HB 963 by Rep. Heather Fitzenhagen (R-Fort Myers) and SB 1124 by Sen. Lauren Book (D-Broward County) requires the Department of Health, upon the advice of the Genetics and Newborn Screening Advisory Council, to expand the statewide screening of newborns to include any condition on the federal Recommended Uniform Screening Panel; and requires the council to determine whether a condition should be included in the state’s screening program within a specified period after its addition to the federal panel. HB 963 was reported favorably by the Health Care Appropriations Subcommittee on April 4. SB 1124 was reported favorably by the Appropriations Committee on April 13.
SB 1580 by Sen. Audrey Gibson (D-Jacksonville) is scheduled to be heard in the Children, Families, and Elder Affairs Committee on April 17. The bill requires a receiving facility or mental health treatment facility to refer the case of a minor admitted to such a facility for a mental health assessment to the clerk of the court for the appointment of a public defender within a specified timeframe; and, grants the minor’s attorney access to relevant records. The House companion, HB 1183, by Rep. David Silvers (D-W. Palm Beach) is awaiting a hearing in the Health and Human Services Committee.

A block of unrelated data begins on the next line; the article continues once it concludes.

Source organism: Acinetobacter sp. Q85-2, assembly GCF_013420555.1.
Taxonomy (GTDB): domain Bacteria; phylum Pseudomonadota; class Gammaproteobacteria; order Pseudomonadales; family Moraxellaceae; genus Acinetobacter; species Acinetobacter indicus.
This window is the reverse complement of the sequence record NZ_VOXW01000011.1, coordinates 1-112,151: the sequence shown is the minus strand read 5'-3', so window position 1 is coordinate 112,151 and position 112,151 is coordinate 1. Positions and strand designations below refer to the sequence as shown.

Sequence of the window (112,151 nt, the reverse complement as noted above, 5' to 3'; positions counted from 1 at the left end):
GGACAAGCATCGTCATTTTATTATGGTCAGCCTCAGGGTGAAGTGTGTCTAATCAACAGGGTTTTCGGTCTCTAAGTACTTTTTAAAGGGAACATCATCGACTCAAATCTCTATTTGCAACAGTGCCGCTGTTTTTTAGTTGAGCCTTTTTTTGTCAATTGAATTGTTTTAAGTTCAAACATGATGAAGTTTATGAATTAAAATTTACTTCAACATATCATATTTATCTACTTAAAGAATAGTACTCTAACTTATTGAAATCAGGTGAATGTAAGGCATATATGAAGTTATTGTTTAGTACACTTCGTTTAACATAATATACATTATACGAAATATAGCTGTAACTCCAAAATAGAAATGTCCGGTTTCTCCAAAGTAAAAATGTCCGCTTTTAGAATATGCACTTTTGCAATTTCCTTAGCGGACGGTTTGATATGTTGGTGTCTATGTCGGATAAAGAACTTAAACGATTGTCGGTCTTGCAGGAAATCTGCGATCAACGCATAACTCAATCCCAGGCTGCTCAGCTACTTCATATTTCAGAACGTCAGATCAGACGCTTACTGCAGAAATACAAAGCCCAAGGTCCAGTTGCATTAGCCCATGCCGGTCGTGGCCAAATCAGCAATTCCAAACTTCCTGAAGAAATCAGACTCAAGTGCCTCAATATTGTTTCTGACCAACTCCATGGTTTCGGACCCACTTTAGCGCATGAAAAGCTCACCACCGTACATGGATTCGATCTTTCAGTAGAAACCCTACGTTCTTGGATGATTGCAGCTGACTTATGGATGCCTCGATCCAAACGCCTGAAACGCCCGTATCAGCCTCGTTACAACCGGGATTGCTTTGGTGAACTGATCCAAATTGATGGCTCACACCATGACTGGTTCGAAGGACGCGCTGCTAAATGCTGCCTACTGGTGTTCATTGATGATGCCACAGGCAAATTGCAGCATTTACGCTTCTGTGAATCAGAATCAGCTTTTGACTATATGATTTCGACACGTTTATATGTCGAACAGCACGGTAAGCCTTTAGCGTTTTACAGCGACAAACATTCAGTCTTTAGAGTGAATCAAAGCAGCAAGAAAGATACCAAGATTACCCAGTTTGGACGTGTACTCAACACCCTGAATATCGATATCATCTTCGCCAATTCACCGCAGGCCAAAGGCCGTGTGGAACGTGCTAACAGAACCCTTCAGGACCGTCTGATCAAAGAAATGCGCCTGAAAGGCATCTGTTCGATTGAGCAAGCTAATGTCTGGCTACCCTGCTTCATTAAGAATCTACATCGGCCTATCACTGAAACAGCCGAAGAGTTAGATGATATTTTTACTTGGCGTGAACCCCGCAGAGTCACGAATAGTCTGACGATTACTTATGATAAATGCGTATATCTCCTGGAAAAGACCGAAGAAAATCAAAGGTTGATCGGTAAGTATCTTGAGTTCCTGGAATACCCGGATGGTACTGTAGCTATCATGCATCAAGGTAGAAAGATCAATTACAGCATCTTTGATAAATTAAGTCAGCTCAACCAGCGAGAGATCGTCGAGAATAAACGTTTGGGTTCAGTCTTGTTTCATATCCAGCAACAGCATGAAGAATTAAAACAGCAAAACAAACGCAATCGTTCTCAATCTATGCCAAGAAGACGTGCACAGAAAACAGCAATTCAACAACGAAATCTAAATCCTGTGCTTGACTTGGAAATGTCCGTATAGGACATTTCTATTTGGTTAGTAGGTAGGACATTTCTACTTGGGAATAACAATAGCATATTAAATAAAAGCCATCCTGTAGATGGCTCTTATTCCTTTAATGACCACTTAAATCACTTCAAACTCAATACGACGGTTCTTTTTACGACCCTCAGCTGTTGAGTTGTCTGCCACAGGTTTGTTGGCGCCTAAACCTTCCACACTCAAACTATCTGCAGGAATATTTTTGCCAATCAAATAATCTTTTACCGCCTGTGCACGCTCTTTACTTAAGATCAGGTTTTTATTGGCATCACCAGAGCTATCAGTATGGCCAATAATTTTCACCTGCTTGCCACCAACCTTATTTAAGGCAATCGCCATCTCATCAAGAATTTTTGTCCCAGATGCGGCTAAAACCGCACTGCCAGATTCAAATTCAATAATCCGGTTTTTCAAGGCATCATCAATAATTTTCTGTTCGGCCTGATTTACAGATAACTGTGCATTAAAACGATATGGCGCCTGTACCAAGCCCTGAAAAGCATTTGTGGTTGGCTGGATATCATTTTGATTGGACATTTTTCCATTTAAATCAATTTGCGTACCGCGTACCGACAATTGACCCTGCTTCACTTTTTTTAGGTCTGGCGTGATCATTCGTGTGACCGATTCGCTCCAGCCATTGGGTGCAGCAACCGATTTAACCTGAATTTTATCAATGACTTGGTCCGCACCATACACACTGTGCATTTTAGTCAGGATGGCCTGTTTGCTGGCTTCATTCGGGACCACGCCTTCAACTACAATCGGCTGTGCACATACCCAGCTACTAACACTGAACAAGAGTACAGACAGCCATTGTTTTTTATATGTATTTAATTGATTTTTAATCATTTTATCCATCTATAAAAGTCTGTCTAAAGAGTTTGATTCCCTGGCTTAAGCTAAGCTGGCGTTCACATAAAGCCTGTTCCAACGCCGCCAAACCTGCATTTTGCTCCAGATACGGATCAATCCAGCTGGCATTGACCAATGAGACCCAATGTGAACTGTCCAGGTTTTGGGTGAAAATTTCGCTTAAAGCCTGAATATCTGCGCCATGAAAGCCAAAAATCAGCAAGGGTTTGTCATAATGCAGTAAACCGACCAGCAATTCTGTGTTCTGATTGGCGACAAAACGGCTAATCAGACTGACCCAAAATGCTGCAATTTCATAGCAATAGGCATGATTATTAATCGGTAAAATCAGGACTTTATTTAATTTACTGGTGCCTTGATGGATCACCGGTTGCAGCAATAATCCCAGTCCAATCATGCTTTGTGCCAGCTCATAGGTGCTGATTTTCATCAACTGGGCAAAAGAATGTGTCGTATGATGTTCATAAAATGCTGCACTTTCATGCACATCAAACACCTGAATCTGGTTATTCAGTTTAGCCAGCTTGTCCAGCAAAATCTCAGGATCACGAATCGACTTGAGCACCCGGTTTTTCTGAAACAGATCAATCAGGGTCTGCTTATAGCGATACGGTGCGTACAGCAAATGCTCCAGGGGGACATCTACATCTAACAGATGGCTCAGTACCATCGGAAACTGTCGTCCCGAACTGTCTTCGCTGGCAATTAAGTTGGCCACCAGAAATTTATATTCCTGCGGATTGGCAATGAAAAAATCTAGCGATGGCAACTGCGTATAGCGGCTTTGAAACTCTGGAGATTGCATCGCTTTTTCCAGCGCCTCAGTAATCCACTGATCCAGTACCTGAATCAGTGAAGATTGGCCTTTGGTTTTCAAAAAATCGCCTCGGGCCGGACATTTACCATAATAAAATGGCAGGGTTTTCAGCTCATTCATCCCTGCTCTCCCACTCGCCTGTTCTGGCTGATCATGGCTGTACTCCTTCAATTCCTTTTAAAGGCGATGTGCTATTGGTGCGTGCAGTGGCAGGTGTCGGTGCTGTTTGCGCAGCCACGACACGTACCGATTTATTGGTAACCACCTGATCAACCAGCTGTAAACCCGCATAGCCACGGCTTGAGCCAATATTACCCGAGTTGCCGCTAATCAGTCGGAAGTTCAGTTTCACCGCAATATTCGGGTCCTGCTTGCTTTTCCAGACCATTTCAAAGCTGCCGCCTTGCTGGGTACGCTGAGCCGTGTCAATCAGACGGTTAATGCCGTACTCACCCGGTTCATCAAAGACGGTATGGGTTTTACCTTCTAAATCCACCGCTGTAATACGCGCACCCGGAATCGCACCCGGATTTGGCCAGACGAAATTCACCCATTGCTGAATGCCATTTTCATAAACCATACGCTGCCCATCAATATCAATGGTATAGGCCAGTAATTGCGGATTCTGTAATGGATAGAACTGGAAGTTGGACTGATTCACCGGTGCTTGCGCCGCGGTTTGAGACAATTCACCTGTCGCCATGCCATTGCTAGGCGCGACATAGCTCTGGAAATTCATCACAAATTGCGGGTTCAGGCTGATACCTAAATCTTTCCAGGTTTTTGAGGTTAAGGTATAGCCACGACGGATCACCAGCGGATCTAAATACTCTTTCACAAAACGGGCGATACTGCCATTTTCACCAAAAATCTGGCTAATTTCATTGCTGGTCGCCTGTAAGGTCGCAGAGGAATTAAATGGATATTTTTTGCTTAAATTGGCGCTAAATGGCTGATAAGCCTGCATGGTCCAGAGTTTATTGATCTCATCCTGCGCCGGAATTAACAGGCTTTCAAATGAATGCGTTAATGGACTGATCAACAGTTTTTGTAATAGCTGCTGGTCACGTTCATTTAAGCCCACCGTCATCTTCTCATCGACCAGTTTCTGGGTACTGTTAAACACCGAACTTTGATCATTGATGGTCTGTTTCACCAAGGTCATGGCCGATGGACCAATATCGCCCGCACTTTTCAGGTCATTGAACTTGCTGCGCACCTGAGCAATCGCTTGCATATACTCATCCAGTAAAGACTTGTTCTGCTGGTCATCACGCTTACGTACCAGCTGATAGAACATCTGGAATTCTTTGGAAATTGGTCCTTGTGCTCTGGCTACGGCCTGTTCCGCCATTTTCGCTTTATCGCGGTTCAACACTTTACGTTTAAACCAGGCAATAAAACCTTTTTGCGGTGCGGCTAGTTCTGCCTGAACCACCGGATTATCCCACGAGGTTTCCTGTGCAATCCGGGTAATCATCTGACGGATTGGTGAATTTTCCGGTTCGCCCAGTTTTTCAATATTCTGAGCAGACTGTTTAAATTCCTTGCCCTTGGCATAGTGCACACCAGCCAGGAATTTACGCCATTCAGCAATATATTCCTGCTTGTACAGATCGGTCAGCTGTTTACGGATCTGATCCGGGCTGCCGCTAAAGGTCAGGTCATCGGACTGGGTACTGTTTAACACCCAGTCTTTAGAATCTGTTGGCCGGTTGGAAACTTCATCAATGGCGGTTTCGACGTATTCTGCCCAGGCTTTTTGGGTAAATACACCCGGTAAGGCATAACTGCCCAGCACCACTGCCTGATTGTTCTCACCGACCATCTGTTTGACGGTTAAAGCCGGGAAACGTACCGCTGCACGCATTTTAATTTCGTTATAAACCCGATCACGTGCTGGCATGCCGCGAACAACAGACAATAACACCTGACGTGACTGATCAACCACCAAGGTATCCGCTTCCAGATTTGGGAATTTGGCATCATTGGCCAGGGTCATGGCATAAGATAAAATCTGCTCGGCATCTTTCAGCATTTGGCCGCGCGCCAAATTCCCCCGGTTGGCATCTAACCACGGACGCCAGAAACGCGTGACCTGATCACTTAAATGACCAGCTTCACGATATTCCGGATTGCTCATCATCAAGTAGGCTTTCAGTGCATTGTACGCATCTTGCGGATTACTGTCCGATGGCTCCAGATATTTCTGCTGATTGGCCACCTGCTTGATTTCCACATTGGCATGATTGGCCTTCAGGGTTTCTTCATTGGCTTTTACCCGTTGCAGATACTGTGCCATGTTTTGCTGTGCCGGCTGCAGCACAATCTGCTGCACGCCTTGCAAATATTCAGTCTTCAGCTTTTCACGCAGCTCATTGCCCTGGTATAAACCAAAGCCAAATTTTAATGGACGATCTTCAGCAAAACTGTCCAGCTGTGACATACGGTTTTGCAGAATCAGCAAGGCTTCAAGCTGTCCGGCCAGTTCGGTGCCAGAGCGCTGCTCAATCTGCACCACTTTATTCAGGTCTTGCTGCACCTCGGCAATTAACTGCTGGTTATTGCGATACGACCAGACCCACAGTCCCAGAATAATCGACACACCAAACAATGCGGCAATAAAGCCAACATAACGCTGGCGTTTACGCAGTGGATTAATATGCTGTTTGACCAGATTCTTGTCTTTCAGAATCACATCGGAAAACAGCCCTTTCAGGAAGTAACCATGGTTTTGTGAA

HB 23 by Rep. Dane Eagle (R-Cape Coral) was reported favorably by the House Health and Human Services Committee on March 30 and has been placed on Special Order for floor action April 18. The bill increases the penalties for the first three instances of noncompliance with the Temporary Case Assistance (TCA) work requirements to align with the food assistance program’s sanctions, and creates a fourth sanction. SB 570 by Sen. Darryl Rouson (D-St. Petersburg) is scheduled to be heard in the Commerce and Tourism Committee on April 17.
SB 852 by Sen. Rene Garcia (R-Hialeah) requires the DCF or a sheriff’s office to conduct a multidisciplinary staffing on child victims of commercial sexual exploitation. The bill is scheduled for final passage on April 18. HB 1383 by Rep. Jeanette Nunez (R-Miami) was reported favorably by the Health and Human Services Committee on April 6.
HB 7049 by Rep. Ross Spano (R-Riverview) authorizes subpoenas in certain investigations of sexual offenses involving child victims and specifies requirements; prohibits persons from using children in sexual performances or promoting sexual performances by children; provides for separate offenses of computer pornography and child exploitation; prohibits persons from possessing, with intent to promote, child pornography; prohibits persons from knowingly possessing, controlling, or intentionally viewing child pornography; and provides for separate offenses of transmission of child pornography. The bill was reported favorably in the Judiciary Committee on April 13. SB 1244 by Sen. Greg Steube (R-Sarasota) is awaiting action in the Criminal Justice Committee.